> cultural animal, i.e., that the human behavioral/cultural
> phenotype=environment. (or even p=e+g)?

My worry is not so much about the nature/nurture dichotomy per se, as it
is about the methodology of neo-Darwinism and its Evolutionary Psychology
branch. It seems that nowadays evolutionary psychologists no longer
believe that _every_ manifestation of altruism can be reduced to a handful
of evolutionary principles.  While some instances of human altruism appear
to be reasonably susceptible to a Darwinian explanation (e.g. David Buss'
study of human mate preferences), others, such as homosexuality for
instance, have proven to be more recalcitrant. Insofar as I know, all
efforts to show that homosexuals are extraordinarily helpful to their
siblings have proven unsuccessful. To account for these lacunae,
evolutionary psychologists speak of the "misfiring" of a mental organ that
is operating in an environment for which it was not "designed."

To me, this sort of gap-filling raises the red flag immediately, for it
renders the theory unfalsifiable. If both successes and failures of the
hypothesis are counted to its credit, then how are we to go about testing
it? If it is conceded that some instances of altruism are not explicable
in evolutionary terms, there has has to be some reason for it, some
distinctive quality that separates adaptive from non-adaptive altruism. In
short, the very least evolutionary psychology needs to do to retain its
credibility is to explain _why_ these "misfirings" occur in some cases and
not in others. This is why I am surprised to find very little attention
devoted to this crucial issue in recent publications on evolutionary
psychology. Perhaps someone could direct me to source where this question
is given a more diligent treatment than I've been able to find.

J.Miller

_______________________________________________________________________________

<24:43>From hineline@helix.ucsd.edu Tue Aug 22 09:41:22 1995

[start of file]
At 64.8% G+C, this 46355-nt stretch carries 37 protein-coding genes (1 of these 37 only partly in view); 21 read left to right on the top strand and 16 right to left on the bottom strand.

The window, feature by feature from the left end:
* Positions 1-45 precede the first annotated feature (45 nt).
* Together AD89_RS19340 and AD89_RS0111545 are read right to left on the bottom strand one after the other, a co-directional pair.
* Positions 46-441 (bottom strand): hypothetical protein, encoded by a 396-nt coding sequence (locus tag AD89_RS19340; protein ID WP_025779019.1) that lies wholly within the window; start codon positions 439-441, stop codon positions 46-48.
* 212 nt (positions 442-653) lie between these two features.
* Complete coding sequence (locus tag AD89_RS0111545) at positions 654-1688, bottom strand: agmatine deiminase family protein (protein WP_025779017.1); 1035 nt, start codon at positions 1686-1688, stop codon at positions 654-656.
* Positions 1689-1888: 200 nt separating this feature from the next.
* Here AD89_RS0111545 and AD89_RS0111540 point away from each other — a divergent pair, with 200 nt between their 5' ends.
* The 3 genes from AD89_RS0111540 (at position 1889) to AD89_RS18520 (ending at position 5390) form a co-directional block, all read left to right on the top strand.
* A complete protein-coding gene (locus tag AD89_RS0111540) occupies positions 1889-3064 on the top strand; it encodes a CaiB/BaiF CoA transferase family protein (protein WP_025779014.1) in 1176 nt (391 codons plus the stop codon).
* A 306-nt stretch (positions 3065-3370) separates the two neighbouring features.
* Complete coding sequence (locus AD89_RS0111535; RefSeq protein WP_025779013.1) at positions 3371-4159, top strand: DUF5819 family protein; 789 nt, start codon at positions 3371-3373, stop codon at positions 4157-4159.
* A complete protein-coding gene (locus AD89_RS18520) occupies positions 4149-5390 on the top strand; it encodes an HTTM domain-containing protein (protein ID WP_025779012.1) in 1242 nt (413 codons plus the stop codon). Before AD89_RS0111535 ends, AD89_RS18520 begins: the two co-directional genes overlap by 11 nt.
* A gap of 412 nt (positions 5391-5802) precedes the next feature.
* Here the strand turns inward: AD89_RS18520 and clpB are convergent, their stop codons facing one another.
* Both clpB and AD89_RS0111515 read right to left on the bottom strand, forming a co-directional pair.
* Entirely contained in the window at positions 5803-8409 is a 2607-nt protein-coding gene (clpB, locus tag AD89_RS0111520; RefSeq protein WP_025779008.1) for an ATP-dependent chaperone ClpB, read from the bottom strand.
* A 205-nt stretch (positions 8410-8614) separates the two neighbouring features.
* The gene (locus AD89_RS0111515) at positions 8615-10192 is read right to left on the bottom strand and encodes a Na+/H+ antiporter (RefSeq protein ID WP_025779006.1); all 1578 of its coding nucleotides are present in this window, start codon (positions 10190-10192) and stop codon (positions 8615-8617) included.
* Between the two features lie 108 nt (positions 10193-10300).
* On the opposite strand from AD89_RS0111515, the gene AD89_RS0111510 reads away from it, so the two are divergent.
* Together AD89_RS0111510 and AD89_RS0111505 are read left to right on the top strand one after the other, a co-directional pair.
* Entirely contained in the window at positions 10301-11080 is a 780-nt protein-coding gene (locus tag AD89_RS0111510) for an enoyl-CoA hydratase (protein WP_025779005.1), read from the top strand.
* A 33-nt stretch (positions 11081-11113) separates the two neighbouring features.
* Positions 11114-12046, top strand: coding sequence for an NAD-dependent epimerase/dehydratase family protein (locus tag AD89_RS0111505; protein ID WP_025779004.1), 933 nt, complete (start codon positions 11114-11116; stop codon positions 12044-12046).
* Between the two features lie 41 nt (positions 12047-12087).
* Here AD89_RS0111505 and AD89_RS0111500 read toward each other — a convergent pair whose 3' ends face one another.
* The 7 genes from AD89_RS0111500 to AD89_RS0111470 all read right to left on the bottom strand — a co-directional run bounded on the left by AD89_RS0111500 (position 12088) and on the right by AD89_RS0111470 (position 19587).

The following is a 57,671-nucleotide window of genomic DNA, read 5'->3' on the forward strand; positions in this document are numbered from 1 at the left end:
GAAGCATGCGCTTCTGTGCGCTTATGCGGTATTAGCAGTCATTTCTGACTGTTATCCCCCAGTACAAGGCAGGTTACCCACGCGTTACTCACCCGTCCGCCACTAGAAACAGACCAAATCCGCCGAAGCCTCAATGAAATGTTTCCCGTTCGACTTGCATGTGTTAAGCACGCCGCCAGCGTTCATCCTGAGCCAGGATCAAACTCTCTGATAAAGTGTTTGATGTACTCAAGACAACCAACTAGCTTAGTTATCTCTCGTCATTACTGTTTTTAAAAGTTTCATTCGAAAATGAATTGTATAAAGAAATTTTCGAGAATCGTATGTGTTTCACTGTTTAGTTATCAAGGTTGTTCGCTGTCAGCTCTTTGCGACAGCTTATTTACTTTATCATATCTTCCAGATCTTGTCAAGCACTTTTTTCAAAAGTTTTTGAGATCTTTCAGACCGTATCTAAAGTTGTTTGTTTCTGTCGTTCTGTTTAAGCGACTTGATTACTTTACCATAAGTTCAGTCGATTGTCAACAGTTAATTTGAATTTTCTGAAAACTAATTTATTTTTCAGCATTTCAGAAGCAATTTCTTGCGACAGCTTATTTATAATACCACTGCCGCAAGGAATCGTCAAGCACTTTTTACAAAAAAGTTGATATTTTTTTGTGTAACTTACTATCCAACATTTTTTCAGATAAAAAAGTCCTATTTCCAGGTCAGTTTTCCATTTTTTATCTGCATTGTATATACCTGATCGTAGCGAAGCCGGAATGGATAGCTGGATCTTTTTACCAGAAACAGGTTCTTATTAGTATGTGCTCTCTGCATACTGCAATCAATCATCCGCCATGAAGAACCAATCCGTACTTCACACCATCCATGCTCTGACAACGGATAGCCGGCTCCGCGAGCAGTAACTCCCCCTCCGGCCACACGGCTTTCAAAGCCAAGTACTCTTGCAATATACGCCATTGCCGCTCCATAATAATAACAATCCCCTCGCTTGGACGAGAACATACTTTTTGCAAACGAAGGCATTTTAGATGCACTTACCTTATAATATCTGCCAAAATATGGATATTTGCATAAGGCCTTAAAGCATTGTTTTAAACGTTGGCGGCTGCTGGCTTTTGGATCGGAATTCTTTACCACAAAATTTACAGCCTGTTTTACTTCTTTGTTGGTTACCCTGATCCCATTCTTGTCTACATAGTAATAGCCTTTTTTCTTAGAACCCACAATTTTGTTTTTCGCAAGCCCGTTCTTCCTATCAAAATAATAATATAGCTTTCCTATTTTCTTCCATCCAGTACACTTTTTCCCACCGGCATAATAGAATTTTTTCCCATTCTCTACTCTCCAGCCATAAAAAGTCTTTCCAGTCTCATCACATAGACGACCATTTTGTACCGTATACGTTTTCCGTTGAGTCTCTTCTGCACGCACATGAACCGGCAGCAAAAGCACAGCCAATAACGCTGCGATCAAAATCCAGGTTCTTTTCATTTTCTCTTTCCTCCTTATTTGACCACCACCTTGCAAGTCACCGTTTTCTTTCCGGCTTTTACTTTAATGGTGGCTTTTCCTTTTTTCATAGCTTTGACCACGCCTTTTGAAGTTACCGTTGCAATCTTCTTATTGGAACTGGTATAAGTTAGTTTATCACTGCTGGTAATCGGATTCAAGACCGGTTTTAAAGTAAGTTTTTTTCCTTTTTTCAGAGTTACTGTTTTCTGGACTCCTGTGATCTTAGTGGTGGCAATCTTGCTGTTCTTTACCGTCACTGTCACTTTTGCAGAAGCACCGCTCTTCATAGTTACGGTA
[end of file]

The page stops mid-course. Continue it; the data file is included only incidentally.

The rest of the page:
From: Mark Hineline <hineline@helix.ucsd.edu>
Subject: Re: Darwin on Essentialism?
To: darwin-l@ukanaix.cc.ukans.edu
Date: Tue, 22 Aug 95 7:41:20 PDT

I cannot do better than has already been done by citing the first edition
of the *Origin*, but a second best is a valuable secondary source (which
Ron undoubtedly knows well enough):

John Beatty, "Speaking of Species" in David Kohn, *The Darwinian Heritage*.

Hope that's right -- I don't have the reference in front of me. Beatty's
argument is that Darwin used the terminology of natural historians, but
did so in such a way as to strip essentialism from the meaning of "species."

However, Ron, if you have a notion of fixity of species that does not entail
essence, let us in on it, please.

Mark Hineline
Department of History
UCSD
La Jolla, CA 92093
hineline@helix.ucsd.edu

_______________________________________________________________________________

<24:44>From elanier@crl.nmsu.edu Tue Aug 22 10:42:08 1995

Date: Tue, 22 Aug 1995 09:42:13 -0700
To: darwin-l@ukanaix.cc.ukans.edu
From: elanier@crl.nmsu.edu (Ellery Lanier)
Subject: essentialism

Would someone please send an adequate definition of Essentialism.

Ellery        elanier@crl.nmsu.edu

_______________________________________________________________________________

<24:45>From rroizen@ix.netcom.com Tue Aug 22 10:43:12 1995

Date: Tue, 22 Aug 1995 08:40:51 -0700
From: rroizen@ix.netcom.com (Ron Roizen)
Subject: Re: Darwin on Essentialism?
To: darwin-l@ukanaix.cc.ukans.edu

This may or may not be of interest re this topic, but many years ago I
tried to come up with a metaphor that captured the mindset of
essentialism through which some of Darwin's more critical friends and
colleagues viewed his new theory.  What came to mind was a lending
library.  Every year new editions of books come in, these being
slightly different from the previous editions.  The library's users
check out books.  In the ordinary course of events some books are
returned and some books are lost.  Hence the population of books in the
library is under constant processes of expansion (new editions) and
pruning (differential book loss).  Now suppose that an analyst of all
this were to make the bold assertion that books were actually
"evolving"--one edition ultimately "changing into" (mindful of all the
difficulties/complexities of meaning that term implies) another--in
this library!   Our commonsense essentialism about books, book
editions, and how books come into being would augur strongly against
giving this analyst much of a hearing!  My hunch is that those of
Darwin's friends and colleagues who saw his theory through the lens of